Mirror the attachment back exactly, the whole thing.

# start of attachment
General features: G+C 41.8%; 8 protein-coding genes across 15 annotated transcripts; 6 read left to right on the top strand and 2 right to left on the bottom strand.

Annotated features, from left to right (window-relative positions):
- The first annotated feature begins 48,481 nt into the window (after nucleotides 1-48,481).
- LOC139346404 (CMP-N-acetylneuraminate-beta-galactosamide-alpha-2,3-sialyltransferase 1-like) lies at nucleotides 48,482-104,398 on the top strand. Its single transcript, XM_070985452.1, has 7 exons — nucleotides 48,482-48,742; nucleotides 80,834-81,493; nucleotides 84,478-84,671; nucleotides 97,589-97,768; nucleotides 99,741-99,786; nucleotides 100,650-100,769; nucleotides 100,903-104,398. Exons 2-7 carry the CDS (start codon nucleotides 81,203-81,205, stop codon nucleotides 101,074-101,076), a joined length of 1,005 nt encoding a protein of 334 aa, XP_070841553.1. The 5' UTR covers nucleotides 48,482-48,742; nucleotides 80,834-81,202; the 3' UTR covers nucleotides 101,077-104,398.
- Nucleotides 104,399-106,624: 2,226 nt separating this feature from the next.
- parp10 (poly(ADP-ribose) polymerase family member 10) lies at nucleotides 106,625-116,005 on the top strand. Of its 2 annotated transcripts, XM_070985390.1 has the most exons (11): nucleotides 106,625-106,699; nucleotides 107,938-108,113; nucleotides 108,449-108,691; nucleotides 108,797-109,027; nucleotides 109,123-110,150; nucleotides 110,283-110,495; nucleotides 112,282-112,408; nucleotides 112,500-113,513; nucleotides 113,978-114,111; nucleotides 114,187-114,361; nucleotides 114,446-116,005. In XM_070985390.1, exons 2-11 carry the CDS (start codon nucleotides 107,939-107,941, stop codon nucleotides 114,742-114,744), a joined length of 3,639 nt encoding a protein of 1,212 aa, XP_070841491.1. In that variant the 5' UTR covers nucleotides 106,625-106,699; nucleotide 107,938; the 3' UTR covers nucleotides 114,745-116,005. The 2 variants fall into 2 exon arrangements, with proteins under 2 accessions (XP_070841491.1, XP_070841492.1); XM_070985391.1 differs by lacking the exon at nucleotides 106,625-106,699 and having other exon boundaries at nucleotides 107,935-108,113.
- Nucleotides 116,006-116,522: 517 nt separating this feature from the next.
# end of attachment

General features: G+C 41.8%; 8 protein-coding genes across 15 annotated transcripts; 6 read left to right on the top strand and 2 right to left on the bottom strand.

Annotated features, from left to right (window-relative positions):
- The first annotated feature begins 48,481 nt into the window (after nucleotides 1-48,481).
- LOC139346404 (CMP-N-acetylneuraminate-beta-galactosamide-alpha-2,3-sialyltransferase 1-like) lies at nucleotides 48,482-104,398 on the top strand. Its single transcript, XM_070985452.1, has 7 exons — nucleotides 48,482-48,742; nucleotides 80,834-81,493; nucleotides 84,478-84,671; nucleotides 97,589-97,768; nucleotides 99,741-99,786; nucleotides 100,650-100,769; nucleotides 100,903-104,398. Exons 2-7 carry the CDS (start codon nucleotides 81,203-81,205, stop codon nucleotides 101,074-101,076), a joined length of 1,005 nt encoding a protein of 334 aa, XP_070841553.1. The 5' UTR covers nucleotides 48,482-48,742; nucleotides 80,834-81,202; the 3' UTR covers nucleotides 101,077-104,398.
- Nucleotides 104,399-106,624: 2,226 nt separating this feature from the next.
- parp10 (poly(ADP-ribose) polymerase family member 10) lies at nucleotides 106,625-116,005 on the top strand. Of its 2 annotated transcripts, XM_070985390.1 has the most exons (11): nucleotides 106,625-106,699; nucleotides 107,938-108,113; nucleotides 108,449-108,691; nucleotides 108,797-109,027; nucleotides 109,123-110,150; nucleotides 110,283-110,495; nucleotides 112,282-112,408; nucleotides 112,500-113,513; nucleotides 113,978-114,111; nucleotides 114,187-114,361; nucleotides 114,446-116,005. In XM_070985390.1, exons 2-11 carry the CDS (start codon nucleotides 107,939-107,941, stop codon nucleotides 114,742-114,744), a joined length of 3,639 nt encoding a protein of 1,212 aa, XP_070841491.1. In that variant the 5' UTR covers nucleotides 106,625-106,699; nucleotide 107,938; the 3' UTR covers nucleotides 114,745-116,005. The 2 variants fall into 2 exon arrangements, with proteins under 2 accessions (XP_070841491.1, XP_070841492.1); XM_070985391.1 differs by lacking the exon at nucleotides 106,625-106,699 and having other exon boundaries at nucleotides 107,935-108,113.
- Nucleotides 116,006-116,522: 517 nt separating this feature from the next.